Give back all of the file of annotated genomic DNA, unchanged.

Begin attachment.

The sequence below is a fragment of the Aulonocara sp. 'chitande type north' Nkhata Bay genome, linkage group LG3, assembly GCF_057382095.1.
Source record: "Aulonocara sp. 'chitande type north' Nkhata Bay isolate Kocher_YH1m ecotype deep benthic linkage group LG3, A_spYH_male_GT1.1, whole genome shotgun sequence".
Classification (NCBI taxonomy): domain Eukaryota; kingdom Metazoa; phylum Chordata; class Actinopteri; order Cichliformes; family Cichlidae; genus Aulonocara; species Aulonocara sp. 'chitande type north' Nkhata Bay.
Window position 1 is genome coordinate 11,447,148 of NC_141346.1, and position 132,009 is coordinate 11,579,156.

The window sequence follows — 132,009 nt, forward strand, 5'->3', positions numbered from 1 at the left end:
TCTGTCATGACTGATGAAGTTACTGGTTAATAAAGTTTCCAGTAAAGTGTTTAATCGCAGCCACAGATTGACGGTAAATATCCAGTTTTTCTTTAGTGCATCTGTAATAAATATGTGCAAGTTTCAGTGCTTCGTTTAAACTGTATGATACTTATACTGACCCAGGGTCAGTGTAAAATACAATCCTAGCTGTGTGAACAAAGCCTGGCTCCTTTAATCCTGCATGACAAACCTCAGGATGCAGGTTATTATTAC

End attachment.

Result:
The sequence below is a fragment of the Aulonocara sp. 'chitande type north' Nkhata Bay genome, linkage group LG3, assembly GCF_057382095.1.
Source record: "Aulonocara sp. 'chitande type north' Nkhata Bay isolate Kocher_YH1m ecotype deep benthic linkage group LG3, A_spYH_male_GT1.1, whole genome shotgun sequence".
Classification (NCBI taxonomy): domain Eukaryota; kingdom Metazoa; phylum Chordata; class Actinopteri; order Cichliformes; family Cichlidae; genus Aulonocara; species Aulonocara sp. 'chitande type north' Nkhata Bay.
Window position 1 is genome coordinate 11,447,148 of NC_141346.1, and position 132,009 is coordinate 11,579,156.

The window sequence follows — 132,009 nt, forward strand, 5'->3', positions numbered from 1 at the left end:
TCTGTCATGACTGATGAAGTTACTGGTTAATAAAGTTTCCAGTAAAGTGTTTAATCGCAGCCACAGATTGACGGTAAATATCCAGTTTTTCTTTAGTGCATCTGTAATAAATATGTGCAAGTTTCAGTGCTTCGTTTAAACTGTATGATACTTATACTGACCCAGGGTCAGTGTAAAATACAATCCTAGCTGTGTGAACAAAGCCTGGCTCCTTTAATCCTGCATGACAAACCTCAGGATGCAGGTTATTATTAC